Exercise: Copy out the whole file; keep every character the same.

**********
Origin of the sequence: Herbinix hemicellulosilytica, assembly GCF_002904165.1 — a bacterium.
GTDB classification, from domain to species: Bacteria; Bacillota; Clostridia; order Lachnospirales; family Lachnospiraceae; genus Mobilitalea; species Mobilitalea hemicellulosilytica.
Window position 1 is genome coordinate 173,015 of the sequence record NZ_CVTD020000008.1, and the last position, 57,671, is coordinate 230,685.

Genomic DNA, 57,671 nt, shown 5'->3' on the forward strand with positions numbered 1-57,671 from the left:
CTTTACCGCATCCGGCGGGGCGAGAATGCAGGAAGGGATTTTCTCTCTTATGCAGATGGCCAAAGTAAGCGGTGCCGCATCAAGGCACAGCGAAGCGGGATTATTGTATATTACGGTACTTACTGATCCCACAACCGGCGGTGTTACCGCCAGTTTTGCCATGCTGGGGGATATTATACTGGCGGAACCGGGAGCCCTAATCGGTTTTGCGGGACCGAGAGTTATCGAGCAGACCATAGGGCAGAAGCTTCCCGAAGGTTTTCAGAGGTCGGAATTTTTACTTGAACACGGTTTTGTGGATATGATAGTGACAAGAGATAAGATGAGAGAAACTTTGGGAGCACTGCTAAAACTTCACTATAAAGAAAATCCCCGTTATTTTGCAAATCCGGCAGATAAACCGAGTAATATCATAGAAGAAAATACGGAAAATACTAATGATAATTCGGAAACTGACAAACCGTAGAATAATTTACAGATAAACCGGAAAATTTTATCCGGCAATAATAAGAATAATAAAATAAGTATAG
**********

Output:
Origin of the sequence: Herbinix hemicellulosilytica, assembly GCF_002904165.1 — a bacterium.
GTDB classification, from domain to species: Bacteria; Bacillota; Clostridia; order Lachnospirales; family Lachnospiraceae; genus Mobilitalea; species Mobilitalea hemicellulosilytica.
Window position 1 is genome coordinate 173,015 of the sequence record NZ_CVTD020000008.1, and the last position, 57,671, is coordinate 230,685.

Genomic DNA, 57,671 nt, shown 5'->3' on the forward strand with positions numbered 1-57,671 from the left:
CTTTACCGCATCCGGCGGGGCGAGAATGCAGGAAGGGATTTTCTCTCTTATGCAGATGGCCAAAGTAAGCGGTGCCGCATCAAGGCACAGCGAAGCGGGATTATTGTATATTACGGTACTTACTGATCCCACAACCGGCGGTGTTACCGCCAGTTTTGCCATGCTGGGGGATATTATACTGGCGGAACCGGGAGCCCTAATCGGTTTTGCGGGACCGAGAGTTATCGAGCAGACCATAGGGCAGAAGCTTCCCGAAGGTTTTCAGAGGTCGGAATTTTTACTTGAACACGGTTTTGTGGATATGATAGTGACAAGAGATAAGATGAGAGAAACTTTGGGAGCACTGCTAAAACTTCACTATAAAGAAAATCCCCGTTATTTTGCAAATCCGGCAGATAAACCGAGTAATATCATAGAAGAAAATACGGAAAATACTAATGATAATTCGGAAACTGACAAACCGTAGAATAATTTACAGATAAACCGGAAAATTTTATCCGGCAATAATAAGAATAATAAAATAAGTATAG